WARNING

The SpoonJDT/Spoonlet plugin is no longer maintained and does not work with recent versions of Eclipse. Processors are now used in command line or in the build process.

Serbo-Croatian translation

How to install and use SpoonJDT (Eclipse Plugin)

SpoonJDT is installed like any other Eclipse plugin through the Update Manager. The Spoon Update Site is http://spoon.gforge.inria.fr/eclipse/. Once the plugin is installed, you can deploy Spoonlets that perform specific processing. For more details, go here.

How to deploy your processors in a Spoonlet for Eclipse

You can deploy a set of processors to be applied to an Eclipse Java project. To do so, you have to create a Spoonlet XML descriptor called 'spoon.xml'. This file should be placed in the jar file used to distribute your spoonlet (the path does not matter). This Spoonlet jar file can be deployed using the SpoonJDT plugin (see ). Note that if you are developping your processors in an Eclipse Java project, you do not need to package them in a jar file, since the SpoonJDT plugin can deploy a Spoonlet by referencing a 'spoon.xml' file within the current Eclipse's workspace.

The DTD of the 'spoon.xml' file is available here

Example:

<?xml version="1.0" encoding="UTF-8"?>
<!DOCTYPE spoon SYSTEM "http://spoon.gforge.inria.fr/pub/xml/spoonlet.dtd" >

<spoon>
  <processor name="A short description"
     class="x.y.z.MyProcessor" active="true"
     doc="A documentation on what the processor is doing.">
  </processor>
</spoon>

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Tutorial: Enhancing Java with Spoon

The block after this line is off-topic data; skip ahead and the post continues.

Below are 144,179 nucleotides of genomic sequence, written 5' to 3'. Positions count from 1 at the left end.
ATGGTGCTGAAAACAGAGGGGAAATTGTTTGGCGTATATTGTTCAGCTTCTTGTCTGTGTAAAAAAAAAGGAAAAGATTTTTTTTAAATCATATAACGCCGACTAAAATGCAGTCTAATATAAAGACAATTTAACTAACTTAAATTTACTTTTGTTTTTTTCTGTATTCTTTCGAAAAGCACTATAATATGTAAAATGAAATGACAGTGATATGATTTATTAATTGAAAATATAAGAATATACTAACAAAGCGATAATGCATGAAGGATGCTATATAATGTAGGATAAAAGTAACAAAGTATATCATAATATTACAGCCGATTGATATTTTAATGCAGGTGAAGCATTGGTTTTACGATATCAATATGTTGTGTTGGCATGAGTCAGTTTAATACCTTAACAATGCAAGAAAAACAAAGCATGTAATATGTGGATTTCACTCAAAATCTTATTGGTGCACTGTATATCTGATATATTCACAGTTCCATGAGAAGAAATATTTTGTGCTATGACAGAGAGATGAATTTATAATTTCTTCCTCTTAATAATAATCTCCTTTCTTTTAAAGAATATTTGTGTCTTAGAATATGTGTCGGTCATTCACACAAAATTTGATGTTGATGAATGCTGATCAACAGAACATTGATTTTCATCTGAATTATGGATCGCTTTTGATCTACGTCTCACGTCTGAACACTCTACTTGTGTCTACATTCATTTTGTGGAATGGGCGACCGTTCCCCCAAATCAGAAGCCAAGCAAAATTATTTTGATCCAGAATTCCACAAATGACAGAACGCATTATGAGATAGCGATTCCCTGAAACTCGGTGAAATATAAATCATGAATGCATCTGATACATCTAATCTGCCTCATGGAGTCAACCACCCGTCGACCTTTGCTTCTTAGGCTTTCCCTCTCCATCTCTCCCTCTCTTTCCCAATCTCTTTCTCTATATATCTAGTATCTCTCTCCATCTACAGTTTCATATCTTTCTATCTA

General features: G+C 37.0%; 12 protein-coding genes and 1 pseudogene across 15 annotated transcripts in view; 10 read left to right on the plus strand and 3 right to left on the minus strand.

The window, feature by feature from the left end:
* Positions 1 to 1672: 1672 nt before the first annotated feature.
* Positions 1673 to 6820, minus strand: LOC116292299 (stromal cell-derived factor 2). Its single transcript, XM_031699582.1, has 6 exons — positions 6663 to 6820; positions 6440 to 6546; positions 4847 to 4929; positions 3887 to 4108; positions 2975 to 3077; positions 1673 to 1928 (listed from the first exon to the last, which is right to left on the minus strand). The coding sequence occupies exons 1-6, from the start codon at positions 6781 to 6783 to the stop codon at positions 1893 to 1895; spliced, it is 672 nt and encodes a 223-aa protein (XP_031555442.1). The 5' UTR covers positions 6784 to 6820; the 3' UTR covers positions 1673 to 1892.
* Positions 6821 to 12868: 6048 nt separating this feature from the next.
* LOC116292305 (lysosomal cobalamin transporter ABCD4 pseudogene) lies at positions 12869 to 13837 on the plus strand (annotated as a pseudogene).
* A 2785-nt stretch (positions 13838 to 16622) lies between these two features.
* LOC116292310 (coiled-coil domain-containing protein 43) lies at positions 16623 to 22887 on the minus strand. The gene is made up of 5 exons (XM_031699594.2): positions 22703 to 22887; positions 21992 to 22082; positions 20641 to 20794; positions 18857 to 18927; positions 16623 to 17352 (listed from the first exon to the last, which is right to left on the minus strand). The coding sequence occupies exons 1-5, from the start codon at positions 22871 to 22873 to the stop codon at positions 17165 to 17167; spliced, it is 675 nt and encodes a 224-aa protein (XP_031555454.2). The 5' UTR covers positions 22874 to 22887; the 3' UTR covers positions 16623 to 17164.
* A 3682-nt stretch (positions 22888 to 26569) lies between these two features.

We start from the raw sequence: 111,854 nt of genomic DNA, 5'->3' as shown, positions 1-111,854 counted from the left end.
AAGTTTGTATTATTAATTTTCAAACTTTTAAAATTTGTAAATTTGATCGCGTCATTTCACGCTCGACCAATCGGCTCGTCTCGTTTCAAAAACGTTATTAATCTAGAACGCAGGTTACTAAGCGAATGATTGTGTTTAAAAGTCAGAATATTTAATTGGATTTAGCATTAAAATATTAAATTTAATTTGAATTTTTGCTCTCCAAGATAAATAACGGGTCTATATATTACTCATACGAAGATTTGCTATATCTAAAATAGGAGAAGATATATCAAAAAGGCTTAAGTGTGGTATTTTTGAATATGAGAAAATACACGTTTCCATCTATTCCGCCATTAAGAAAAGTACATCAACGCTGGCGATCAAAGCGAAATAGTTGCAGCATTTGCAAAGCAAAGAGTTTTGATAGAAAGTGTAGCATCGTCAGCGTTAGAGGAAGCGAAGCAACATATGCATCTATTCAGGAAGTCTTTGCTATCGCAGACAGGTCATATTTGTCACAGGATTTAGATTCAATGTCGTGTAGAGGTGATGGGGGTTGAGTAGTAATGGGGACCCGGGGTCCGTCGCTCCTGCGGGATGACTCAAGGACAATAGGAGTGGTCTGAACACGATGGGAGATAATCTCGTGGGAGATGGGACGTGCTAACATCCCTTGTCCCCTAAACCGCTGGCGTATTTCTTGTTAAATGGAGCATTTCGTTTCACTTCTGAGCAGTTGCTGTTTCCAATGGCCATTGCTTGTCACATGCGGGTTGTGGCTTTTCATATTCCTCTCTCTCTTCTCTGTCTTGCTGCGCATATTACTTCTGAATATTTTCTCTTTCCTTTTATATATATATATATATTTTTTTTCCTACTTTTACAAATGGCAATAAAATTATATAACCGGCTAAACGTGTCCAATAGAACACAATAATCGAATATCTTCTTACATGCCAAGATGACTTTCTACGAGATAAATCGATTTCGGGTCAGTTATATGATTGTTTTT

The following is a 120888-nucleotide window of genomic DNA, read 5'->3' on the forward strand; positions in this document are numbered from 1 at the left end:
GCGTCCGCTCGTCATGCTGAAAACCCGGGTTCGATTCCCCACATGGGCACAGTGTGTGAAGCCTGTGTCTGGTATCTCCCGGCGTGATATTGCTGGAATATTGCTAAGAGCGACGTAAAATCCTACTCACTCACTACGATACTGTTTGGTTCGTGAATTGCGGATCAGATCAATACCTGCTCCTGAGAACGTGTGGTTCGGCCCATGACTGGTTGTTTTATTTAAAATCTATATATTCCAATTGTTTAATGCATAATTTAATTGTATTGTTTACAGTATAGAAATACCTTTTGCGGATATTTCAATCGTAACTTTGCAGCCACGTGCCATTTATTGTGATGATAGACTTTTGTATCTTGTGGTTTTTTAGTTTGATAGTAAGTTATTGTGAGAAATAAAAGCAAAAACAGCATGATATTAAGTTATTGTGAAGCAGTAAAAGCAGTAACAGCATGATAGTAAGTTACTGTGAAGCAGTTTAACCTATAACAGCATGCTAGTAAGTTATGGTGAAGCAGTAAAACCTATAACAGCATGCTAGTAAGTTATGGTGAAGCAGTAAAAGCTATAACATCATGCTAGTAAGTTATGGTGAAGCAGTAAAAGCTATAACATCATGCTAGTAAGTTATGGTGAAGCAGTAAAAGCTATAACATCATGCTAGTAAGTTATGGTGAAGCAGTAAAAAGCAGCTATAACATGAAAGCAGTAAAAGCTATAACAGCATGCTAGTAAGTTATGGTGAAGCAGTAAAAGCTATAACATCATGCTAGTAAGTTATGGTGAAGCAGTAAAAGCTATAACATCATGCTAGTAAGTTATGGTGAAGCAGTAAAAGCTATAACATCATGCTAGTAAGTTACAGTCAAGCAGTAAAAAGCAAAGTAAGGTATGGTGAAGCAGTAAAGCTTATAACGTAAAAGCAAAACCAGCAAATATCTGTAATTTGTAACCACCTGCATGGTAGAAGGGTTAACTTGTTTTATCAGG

Have you ever thought of the Java compiler checking more than it does now? Have you ever thought of code being automatically generated or validated by the compiler instead of being written and maintained manually? Spoon is a framework that allows you to enhance the Java semantics through static analysis and generative programming. With Spoon, you can write compilation components called “Spoonlets”, which can be deployed in Eclipse using the SpoonJDT plugin. Spoonlets can provide generic validations or transformations, which are not provided from scratch by the compiler, such as the ones provided by Findbugs project (http://findbugs.sourceforge.net/). Spoonlets can also implement validations and transformations to support your favorite frameworks (SAX, Struts, Hibernate ...) in order to simplify their use and avoid common mistakes. In this tutorial, we learn how to use and create new Spoonlets, which will help not only to dramatically increase the quality of your own Java developments, but also of the developments of the programmers working with you.

Table of Contents

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Getting Started with Spoon

Here, we show how to enhance Java with Spoon. This is done with a compilation component called a Spoonlet.

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What is a Spoonlet?

A Spoonlet is a compilation component distributed as a packaged jar file that contains one or several program processors written in Java. These processors can validate Java programs using static analysis, or transform the program using generative programming techniques. A Spoonlet can be deployed in Eclipse and applied to an Eclipse Java project. It then acts like a plugin that extends or restricts the Java language capabilities through static analysis and/or transformations.

As examples, you can imagine a Spoonlet to:

  • force the definition of Javadoc comments on public methods and fields (report errors when not defined);
  • discourage the use of reflection by reporting warnings when it is used;
  • automatically transform the program to insert a serialVersionUID field when the class implements Serializable;
  • report an error when a visited class of a visitor pattern does not define the accept method- in general, validate that a design pattern is correctly implemented;
  • transform the body of a setter method annotated with @Persistent to save the object’s state change in a data storage;